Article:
Q: How do you address that?

A: What we try to do is teach people how to relax, and behavioral approaches to reducing anxiety. We teach mental exercises to avoid catastrophic thinking and being able to tolerate uncertainty.

Q: What can the broader population do, if they’re struggling with isolation?

A: For people who have a social network, who have a family, you can stay in touch with things like FaceTime. It’s not the same, but it keeps you in touch. People who have an existing social network will probably be in much better shape, to the extent they stay in touch with each other. Whether or not you’re being mentally active is another factor. If you’re just sitting there taking in the news and not engaging in mental or physical activity, it’s going to be a lot harder. But for people who are mentally active and in touch with their social network, they’re doing pretty well. For people without a social network who depend on a therapeutic environment, may not be able to access them, it’s harder. It’s not even about having a therapist; we can give you that over the phone or through Zoom. A lot of patients even like that better. It saves time, money and effort. But it’s not the same as being in that environment, and that’s hard to replace in this kind of situation. I haven’t seen them going virtual, and they may not be able to in many cases. The best you can do is try to make up for that by providing a therapist to talk to the patient briefly every few days to keep them feeling connected to something.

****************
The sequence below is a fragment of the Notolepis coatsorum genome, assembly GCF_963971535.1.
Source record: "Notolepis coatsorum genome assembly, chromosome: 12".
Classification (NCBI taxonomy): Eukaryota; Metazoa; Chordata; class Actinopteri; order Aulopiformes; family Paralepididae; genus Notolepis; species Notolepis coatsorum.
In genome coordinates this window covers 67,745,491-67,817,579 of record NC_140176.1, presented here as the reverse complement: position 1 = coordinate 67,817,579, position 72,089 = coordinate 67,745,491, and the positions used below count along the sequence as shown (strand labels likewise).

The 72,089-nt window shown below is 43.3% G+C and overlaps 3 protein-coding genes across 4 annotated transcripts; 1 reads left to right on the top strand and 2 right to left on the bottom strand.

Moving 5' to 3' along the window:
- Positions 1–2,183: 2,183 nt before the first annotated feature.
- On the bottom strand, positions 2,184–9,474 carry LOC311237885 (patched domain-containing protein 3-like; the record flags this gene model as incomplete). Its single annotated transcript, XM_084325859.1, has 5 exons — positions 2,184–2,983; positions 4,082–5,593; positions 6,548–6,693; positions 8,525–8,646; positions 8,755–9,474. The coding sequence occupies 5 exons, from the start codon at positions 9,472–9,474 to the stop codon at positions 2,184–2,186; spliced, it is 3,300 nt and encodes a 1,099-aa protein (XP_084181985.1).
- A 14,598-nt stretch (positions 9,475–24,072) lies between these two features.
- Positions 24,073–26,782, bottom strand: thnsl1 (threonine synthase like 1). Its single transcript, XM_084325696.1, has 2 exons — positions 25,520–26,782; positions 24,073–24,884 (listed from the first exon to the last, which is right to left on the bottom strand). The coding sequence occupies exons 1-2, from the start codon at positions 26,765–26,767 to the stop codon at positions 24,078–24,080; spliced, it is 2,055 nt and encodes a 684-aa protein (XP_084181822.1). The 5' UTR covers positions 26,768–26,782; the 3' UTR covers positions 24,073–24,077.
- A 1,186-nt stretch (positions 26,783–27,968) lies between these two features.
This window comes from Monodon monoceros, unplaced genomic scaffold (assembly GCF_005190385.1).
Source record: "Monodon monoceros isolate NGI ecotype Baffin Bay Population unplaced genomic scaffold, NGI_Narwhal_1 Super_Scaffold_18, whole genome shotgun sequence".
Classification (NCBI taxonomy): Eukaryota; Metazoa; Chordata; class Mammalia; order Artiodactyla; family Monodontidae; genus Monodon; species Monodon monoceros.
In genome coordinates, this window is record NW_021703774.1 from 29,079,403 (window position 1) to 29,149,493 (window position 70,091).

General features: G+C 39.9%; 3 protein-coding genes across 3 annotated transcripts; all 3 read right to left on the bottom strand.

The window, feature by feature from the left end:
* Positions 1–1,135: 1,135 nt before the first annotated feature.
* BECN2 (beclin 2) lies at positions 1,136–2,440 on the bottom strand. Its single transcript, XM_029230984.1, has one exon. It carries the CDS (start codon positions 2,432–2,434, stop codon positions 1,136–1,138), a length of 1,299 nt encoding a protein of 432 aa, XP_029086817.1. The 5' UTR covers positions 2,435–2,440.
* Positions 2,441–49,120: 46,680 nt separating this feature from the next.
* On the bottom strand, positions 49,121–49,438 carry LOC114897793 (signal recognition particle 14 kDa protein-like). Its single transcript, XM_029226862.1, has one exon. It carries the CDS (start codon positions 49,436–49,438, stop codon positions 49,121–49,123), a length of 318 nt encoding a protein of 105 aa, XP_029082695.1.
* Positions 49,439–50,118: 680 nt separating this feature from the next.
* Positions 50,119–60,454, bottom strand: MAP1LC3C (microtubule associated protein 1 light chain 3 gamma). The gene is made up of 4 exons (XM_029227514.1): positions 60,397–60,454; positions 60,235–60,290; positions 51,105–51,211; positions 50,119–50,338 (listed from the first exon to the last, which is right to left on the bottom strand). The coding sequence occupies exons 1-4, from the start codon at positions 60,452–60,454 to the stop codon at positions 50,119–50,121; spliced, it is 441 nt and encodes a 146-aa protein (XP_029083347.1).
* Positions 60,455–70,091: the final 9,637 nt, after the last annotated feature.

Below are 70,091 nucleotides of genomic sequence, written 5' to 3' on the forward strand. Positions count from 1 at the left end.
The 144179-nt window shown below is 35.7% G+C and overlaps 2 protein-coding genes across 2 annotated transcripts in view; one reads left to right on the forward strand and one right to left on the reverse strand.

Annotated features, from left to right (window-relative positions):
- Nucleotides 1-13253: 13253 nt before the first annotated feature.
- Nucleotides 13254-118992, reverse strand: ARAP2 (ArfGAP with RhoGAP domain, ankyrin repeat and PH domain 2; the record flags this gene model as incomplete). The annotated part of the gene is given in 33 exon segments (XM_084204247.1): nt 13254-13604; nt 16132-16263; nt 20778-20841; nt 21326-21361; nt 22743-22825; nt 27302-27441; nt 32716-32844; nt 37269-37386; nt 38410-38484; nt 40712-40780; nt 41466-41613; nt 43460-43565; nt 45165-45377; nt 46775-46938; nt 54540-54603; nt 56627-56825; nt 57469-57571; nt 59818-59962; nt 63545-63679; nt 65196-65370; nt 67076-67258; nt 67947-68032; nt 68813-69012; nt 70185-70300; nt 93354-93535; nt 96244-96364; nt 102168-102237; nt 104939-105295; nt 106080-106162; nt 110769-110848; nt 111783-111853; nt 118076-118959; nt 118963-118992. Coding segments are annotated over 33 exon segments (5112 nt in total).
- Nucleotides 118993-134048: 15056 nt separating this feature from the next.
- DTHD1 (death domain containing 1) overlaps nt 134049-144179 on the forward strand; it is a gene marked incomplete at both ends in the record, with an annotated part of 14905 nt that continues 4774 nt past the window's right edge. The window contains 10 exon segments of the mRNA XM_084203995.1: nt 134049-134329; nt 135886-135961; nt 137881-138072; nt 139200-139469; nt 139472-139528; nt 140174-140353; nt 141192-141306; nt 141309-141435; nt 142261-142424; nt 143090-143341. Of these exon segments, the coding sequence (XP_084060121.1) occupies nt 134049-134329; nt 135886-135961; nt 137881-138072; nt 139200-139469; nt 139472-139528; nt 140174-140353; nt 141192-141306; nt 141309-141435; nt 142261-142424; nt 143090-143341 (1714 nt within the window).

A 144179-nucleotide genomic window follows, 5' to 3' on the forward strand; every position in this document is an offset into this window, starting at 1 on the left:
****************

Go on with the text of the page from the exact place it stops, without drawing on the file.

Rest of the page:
Q: What role is telehealth playing in your practice.

A: At least 90% of our regular outpatients are receiving care delivered through telemedicine. This has been greatly facilitated by the relaxation of HIPAA law. A lot of the platforms being used now like Zoom aren’t compliant with HIPAA law, but the federal government has waived enforcement during the pandemic. Many patients really like it. It’s much more convenient. We don’t have good data on outcomes on this versus in-person therapy, but everyone’s impression is that it works very well. Some patients even do better with it. For in-patients, obviously we’re not using telehealth, but with COVID-positive patients, we may use it in-facility to conserve protective equipment when we’re doing evaluations. This is only with clearly infectious patients, and even then in some cases we’re just not going to be able to do the diagnosis over the monitor. There’s no other way to provide that care.


Lifelines

Name: Steven L. Dubovsky, M.D.

Position: Professor of psychiatry at University at Buffalo; chairman of psychiatry department for University at Buffalo

Hometown: Pueblo, Colorado

Education: NYU School of Medicine

Affiliations: Erie County Medical Center

Organizations: American Psychiatric Association; American College of Psychiatry; Group for Advancement of Psychiatry; Eggertsville Hose Company

Family: Two children; three grandchildren

Hobbies: Climbing, cross-country skiing